Rise in juveniles’ involvement in sexual crimes has TN police alarmed

According to the National Crime Records Bureau, in 2020, Tamil Nadu had the fourth highest rate of juveniles getting involved in crimes; of the total number of crimes committed in the state, 16.4% (3,394 cases) were committed by juveniles

TN juvenile sexual assault
Drug addiction is said to be a key reason for rising sexual assaults by juveniles. Representational image

Amid the rising instances of juveniles being involved in crimes such as robbery and murder in Tamil Nadu, what is alarming the state police is a new trend, wherein an increasing number of juveniles are committing sexual violence.

Recently, a seven-member gang abducted a 40-year-old woman and sexually assaulted her near Virudhunagar. Investigation revealed that the woman was first robbed, then abducted and raped. Police were shocked to find that of the accused, two were juveniles between the age of 15 and 17.

Similarly, on August 12, a 40-year-woman was kidnaped by a six-member gang when the woman was on her way to her house on the Chennai Express Highway. Of the six arrested, two were aged 18-19.

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In March, a student was gang-raped in Vellore and five were arrested, of which two were juveniles. In the same month, another sexual assault in Virudhunagar district had three juveniles among the seven arrested and tried.

Drug addiction the real reason

A senior police official in the south zone of Tamil Nadu confirmed that there is an increase in the number of sexual assaults and crimes by juveniles and this is a matter of concern.

“Most juveniles are not repeated offenders. They are mostly first timers. When the murder cases among the juveniles increased, we observed a pattern and it was largely because of various social and economic reasons. But the sexual assault cases are largely because of their addiction towards alcohol and drugs,” the officer said.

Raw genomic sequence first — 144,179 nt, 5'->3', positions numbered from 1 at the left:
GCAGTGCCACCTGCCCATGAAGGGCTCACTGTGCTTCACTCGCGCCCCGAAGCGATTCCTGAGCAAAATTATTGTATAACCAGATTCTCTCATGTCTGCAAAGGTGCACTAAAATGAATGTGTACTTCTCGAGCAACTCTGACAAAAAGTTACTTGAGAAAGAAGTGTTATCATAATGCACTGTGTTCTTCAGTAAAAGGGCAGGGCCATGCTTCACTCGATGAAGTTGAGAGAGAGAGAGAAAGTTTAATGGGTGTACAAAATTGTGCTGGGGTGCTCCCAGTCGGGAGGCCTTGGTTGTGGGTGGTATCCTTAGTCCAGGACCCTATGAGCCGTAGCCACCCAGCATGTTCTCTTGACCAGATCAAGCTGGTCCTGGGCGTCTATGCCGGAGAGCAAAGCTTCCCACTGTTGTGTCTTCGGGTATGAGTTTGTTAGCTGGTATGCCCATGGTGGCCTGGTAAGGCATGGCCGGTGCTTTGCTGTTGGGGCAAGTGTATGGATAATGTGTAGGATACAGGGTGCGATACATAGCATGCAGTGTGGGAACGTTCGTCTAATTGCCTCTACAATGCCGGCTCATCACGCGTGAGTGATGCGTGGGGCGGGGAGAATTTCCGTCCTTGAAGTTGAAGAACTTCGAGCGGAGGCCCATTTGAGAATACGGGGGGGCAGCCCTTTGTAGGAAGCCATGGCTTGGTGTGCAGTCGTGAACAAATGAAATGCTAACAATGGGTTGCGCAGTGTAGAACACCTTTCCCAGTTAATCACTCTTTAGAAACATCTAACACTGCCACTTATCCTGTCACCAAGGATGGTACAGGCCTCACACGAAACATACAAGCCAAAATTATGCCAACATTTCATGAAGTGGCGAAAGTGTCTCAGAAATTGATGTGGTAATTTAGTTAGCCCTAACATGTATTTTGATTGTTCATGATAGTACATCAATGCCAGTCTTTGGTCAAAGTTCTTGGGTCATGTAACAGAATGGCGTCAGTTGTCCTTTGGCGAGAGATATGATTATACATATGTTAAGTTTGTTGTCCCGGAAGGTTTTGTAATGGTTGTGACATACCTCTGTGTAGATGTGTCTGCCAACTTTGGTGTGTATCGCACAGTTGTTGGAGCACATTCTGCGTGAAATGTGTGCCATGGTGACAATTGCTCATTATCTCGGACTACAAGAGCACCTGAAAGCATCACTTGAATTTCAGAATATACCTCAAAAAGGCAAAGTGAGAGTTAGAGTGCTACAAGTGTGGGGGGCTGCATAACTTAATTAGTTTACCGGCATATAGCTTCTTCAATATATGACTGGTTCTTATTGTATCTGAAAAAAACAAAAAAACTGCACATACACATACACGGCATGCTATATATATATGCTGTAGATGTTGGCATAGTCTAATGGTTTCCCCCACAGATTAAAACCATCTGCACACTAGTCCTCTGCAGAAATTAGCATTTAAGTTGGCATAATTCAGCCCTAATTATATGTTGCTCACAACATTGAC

Apart from seizing ganja from drug peddlers, in May 2022, police seized the properties of the accused involved in peddling.

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According to police, it was the first of its kind in the state and the state police used the provisions under the Narcotic Drugs and Psychotropic Substances Act for seizing the properties and freezing the bank accounts of the accused.

“This is one of the ways we can stop the supply chain and stop the juveniles from getting exposed to such drugs and substances. Apart from that, we are creating awareness among parents about the need for education and how children are sometimes involved in illegal activities,” the officer added.

According to the National Crime Records Bureau, in 2020, Tamil Nadu had the fourth highest rate of juveniles getting involved in crimes. Of the total number of crimes committed in the state, 16.4% (3,394 cases) were committed by juveniles.

Repeat offenders, different crimes 

Another senior police officer in the northern part of the state said that most of the juveniles who come out of the juvenile justice schools are again involved in crimes, but not the same crimes.

“For instance, a juvenile involved in murder does not get involved in a murder again because he is well aware that he would be tried as an adult from the next case and hence, he diverts his path to drug peddling and eventually gets addicted himself,” he said. Drug addiction is the most common reason for sexual violence, he added.

The official also referred to the incident on the Chennai Express Highway, where all the accused including the teenage boys were under the influence of marijuana.

“It’s not just that incident; even in the Vellore medical student incident, all the accused were under the influence of marijuana. But we could not book them under the provisions of NDPS Act, since they were consumers and not peddlers in the case,” the officer said.

M Karunanidhi, a retired SP, felt that the police should have a close contact with the juvenile community as well and find out their sources of drugs. “If the police have observed the pattern in such sexual crimes and if the reason is said to be drugs, then things should be a bit easier for them. Now they have to trace the root source from where the juvenile gets the drugs and control it, making it inaccessible for the youngsters,” he said. 

He also felt that the police should identify such juveniles in their locality and re-admit them in nearby government schools if they are dropouts.